Jersey Cameron has lived her whole life in Elizabeth, Mo., where the weather is unpredictable, and complaining about it is a full-time job. When Jersey's mother and little sister perish in a tornado, Jersey finds herself rejected by her guilt-ridden, emotionally paralyzed stepfather. He sends her to live in a house full of hostile strangers comprising her alcoholic biological father, who left Jersey and her mother when Jersey was a baby; his boorish wife and her two spoiled daughters (the Cinderella connection won't be lost on readers); and Jersey's heartless grandparents. Jersey is immediately put to work washing everyone else's dishes and is made to sleep on a sofa on the porch (sleeping among the ashes must have been considered too obvious). After a particularly nasty fight with the evil stepsisters, Jersey runs away and finds herself with another set of strangers: her mother's estranged parents. Readers may find themselves wanting to throttle Jersey by the middle of the book; while Brown starts off doing a wonderful job depicting the grief and depression that comes with such a catastrophic loss, Jersey ends up sounding whiny. The novel's didacticism—Jersey continually reflects on how good she had it before the tornado, regretting sharp words she can't take back—also causes it to lose its edge. A lukewarm story about finding family and starting over. (Fiction. 12-16)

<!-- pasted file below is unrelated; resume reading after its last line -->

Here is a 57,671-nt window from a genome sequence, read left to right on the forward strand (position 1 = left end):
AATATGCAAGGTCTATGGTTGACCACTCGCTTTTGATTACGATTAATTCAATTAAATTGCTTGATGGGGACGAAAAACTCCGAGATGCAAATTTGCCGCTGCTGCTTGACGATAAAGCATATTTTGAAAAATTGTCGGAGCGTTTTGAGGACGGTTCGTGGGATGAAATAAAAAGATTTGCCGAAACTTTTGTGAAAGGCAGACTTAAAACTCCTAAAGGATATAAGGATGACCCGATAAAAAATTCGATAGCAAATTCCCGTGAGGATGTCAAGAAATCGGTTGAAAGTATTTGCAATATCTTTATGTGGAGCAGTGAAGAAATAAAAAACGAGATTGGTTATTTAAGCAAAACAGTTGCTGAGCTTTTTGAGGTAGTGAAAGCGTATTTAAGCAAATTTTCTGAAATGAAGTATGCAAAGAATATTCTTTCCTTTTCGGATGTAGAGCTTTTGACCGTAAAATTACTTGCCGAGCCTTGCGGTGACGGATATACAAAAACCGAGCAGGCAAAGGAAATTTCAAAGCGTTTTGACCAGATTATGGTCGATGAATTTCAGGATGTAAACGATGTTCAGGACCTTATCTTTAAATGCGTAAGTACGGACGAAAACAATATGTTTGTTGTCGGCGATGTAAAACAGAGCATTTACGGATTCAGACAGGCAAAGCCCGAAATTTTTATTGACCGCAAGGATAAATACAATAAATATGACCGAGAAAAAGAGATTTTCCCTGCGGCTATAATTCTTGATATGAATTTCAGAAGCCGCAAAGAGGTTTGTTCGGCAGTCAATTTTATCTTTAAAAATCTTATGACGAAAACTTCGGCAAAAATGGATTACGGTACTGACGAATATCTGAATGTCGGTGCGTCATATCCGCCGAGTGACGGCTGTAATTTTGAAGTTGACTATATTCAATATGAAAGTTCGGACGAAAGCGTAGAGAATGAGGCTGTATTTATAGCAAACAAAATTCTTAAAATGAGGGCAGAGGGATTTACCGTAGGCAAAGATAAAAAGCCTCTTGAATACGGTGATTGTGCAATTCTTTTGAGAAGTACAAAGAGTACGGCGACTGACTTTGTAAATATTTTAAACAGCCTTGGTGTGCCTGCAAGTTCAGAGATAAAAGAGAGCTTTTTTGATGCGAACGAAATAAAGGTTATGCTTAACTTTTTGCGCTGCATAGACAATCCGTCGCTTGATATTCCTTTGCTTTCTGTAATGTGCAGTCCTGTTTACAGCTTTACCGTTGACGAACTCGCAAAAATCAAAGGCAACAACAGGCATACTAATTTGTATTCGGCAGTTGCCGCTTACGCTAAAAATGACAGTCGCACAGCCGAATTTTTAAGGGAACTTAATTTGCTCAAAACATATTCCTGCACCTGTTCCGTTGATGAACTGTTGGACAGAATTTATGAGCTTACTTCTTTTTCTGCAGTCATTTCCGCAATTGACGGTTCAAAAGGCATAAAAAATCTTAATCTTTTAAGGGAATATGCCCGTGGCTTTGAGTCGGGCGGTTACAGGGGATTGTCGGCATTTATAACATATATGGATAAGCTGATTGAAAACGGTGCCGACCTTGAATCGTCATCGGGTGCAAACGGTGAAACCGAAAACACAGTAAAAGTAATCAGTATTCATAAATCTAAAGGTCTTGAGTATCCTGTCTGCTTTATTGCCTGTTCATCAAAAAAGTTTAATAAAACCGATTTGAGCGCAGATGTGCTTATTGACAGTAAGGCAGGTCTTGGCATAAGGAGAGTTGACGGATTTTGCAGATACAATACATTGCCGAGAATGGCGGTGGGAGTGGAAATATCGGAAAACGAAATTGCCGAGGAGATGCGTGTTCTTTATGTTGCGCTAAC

Product Details

ISBN-13:
9781478984290
Publisher:
Blackstone Audio, Inc.
Publication date:
05/28/2014
Edition description:
Unabridged
Product dimensions:
6.47(w) x 7.18(h) x 1.21(d)
Age Range:
12 - 17 Years

Meet the Author

Jennifer Brown writes and lives in the Kansas City, Missouri, area with her husband and three children. She is the author of Torn Away, Thousand Words, Perfect Escape, Bitter End, and Hate List.